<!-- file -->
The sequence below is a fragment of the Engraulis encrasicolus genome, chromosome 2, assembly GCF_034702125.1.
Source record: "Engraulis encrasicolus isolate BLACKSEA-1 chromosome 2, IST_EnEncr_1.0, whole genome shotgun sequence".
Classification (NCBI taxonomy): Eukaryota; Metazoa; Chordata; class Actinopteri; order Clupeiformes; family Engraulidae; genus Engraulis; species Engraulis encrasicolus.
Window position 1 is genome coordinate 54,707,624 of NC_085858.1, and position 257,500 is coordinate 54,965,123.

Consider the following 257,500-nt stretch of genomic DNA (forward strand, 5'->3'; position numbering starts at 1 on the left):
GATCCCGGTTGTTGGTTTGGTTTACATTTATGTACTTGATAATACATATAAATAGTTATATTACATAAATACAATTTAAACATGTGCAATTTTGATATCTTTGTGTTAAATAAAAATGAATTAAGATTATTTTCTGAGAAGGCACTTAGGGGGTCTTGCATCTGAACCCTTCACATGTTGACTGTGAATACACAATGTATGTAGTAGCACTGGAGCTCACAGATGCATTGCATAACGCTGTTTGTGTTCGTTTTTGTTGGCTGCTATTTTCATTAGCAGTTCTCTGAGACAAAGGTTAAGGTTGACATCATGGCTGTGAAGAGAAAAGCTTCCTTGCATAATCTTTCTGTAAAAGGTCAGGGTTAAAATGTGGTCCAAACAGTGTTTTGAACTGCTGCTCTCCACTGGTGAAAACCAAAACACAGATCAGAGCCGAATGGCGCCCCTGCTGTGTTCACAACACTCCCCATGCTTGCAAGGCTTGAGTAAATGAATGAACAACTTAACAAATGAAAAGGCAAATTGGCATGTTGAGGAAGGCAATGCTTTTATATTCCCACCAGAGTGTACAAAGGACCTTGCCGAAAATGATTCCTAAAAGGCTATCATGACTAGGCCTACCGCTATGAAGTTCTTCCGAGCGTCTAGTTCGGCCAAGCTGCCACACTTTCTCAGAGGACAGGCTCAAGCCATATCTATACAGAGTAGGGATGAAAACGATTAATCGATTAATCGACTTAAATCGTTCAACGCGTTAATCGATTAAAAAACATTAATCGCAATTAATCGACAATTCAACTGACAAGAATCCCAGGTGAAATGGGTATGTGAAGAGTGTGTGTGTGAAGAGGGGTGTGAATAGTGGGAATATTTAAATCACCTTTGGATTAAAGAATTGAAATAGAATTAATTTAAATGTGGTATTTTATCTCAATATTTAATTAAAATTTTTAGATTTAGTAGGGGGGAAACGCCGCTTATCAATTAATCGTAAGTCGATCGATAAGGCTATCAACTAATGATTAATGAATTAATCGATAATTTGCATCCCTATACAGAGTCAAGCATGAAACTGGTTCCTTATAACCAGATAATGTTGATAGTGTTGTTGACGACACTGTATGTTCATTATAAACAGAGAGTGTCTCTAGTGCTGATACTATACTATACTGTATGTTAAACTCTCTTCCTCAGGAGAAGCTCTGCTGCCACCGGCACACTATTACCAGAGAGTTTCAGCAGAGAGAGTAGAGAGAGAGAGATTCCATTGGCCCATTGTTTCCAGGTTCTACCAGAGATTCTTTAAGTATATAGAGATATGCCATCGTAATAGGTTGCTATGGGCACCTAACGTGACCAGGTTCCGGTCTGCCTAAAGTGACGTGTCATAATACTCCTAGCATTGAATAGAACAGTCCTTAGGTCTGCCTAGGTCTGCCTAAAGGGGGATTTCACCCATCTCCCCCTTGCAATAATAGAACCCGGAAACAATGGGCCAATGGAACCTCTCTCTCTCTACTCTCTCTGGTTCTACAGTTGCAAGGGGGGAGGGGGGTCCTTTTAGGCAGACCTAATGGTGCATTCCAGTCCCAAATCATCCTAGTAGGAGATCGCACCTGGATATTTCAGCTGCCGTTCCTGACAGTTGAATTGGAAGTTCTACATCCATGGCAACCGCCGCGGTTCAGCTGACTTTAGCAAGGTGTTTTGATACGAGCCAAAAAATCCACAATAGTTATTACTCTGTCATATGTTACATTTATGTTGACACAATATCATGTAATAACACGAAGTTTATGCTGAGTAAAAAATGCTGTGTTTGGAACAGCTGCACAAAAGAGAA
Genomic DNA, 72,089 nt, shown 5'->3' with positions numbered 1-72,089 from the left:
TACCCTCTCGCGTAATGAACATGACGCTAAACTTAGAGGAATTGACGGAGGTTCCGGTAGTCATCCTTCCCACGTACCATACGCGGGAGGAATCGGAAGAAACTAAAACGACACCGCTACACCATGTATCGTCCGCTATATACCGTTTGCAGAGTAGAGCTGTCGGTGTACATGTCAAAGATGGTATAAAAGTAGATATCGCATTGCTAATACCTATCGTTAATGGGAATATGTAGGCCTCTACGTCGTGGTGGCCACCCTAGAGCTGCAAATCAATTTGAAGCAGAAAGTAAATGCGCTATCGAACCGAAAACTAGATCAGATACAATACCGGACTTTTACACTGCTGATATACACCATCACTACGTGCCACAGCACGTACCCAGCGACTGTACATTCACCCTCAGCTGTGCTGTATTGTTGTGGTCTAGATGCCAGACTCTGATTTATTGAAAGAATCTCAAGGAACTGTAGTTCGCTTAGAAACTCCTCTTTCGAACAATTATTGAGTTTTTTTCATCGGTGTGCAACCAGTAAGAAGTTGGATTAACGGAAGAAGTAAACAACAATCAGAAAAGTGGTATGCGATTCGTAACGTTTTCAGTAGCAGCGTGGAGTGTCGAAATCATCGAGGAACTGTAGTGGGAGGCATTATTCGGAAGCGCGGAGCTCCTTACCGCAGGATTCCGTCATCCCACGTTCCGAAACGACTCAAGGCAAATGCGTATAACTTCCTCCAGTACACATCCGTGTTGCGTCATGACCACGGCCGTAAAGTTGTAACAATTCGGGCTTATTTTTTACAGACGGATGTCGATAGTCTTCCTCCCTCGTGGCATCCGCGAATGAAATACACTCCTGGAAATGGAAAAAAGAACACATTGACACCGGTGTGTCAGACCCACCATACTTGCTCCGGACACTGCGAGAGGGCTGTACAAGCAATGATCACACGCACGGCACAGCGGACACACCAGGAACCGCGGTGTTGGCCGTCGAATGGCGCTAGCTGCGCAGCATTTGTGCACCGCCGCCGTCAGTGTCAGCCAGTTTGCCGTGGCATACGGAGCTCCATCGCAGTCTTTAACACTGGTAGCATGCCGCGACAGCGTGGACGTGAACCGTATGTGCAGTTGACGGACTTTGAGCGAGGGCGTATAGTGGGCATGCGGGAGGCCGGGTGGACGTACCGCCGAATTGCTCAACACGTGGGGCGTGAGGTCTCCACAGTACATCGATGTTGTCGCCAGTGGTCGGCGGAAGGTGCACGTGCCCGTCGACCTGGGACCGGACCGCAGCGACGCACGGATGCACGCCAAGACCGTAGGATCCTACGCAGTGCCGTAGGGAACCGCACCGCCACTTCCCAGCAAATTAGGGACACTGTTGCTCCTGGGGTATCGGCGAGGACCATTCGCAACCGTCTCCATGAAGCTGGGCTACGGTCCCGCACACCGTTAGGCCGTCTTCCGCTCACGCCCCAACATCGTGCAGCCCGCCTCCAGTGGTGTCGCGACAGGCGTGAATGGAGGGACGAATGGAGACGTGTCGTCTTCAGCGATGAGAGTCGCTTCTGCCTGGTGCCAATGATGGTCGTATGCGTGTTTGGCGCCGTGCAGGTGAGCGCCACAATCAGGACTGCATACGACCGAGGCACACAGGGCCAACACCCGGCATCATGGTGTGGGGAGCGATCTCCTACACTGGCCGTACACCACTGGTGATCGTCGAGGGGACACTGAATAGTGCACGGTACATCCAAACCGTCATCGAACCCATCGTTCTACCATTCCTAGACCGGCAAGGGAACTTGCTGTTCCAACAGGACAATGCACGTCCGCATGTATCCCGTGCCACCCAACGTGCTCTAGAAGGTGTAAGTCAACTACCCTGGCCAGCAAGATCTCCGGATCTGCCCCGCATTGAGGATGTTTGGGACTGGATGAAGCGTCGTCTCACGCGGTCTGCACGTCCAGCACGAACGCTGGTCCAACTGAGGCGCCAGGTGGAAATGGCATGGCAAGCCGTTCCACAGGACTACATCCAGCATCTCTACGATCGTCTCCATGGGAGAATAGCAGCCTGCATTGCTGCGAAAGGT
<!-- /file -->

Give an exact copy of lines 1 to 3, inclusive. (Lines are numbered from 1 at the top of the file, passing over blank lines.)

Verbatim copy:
The sequence below is a fragment of the Engraulis encrasicolus genome, chromosome 2, assembly GCF_034702125.1.
Source record: "Engraulis encrasicolus isolate BLACKSEA-1 chromosome 2, IST_EnEncr_1.0, whole genome shotgun sequence".
Classification (NCBI taxonomy): Eukaryota; Metazoa; Chordata; class Actinopteri; order Clupeiformes; family Engraulidae; genus Engraulis; species Engraulis encrasicolus.